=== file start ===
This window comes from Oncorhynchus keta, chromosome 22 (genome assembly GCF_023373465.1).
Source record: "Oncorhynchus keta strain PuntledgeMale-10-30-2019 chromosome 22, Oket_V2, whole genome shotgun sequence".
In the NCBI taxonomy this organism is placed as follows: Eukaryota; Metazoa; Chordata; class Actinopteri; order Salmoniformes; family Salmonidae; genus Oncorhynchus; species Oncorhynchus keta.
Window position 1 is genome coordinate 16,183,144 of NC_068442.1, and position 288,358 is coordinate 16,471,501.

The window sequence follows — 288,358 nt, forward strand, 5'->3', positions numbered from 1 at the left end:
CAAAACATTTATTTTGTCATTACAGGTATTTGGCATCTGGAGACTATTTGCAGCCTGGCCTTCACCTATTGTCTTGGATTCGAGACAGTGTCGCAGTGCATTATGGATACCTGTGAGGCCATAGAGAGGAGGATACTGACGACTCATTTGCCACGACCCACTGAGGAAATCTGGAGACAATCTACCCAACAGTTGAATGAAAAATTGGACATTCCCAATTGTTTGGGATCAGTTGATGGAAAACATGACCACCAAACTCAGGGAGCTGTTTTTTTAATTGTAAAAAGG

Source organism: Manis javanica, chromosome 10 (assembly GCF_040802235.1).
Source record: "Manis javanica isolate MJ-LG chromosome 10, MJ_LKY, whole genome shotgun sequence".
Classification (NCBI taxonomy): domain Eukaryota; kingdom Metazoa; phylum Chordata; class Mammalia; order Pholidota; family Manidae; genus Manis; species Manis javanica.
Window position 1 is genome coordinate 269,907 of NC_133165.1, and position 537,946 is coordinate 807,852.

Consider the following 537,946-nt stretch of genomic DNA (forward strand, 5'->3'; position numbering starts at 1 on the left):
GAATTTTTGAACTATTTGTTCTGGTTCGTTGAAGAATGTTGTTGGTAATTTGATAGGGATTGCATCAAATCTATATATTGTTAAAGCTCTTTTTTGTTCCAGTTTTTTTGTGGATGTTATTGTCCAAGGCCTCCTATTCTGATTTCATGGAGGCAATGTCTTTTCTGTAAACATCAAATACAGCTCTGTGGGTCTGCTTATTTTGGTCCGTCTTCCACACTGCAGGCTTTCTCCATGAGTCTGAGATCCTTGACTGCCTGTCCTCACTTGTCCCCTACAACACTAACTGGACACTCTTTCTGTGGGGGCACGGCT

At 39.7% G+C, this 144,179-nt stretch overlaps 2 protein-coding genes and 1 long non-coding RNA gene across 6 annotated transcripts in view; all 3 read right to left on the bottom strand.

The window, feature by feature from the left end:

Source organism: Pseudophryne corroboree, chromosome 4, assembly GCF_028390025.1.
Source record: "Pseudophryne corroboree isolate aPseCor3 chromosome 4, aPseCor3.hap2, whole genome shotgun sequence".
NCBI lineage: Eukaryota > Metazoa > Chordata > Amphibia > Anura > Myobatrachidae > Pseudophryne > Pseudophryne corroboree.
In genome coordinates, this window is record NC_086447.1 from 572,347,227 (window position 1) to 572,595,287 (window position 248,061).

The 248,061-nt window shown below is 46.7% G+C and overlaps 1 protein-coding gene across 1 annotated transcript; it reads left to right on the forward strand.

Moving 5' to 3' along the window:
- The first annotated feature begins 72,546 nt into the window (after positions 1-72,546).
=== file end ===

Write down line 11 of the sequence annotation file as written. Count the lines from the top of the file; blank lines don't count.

Consider the following 537,946-nt stretch of genomic DNA (forward strand, 5'->3'; position numbering starts at 1 on the left):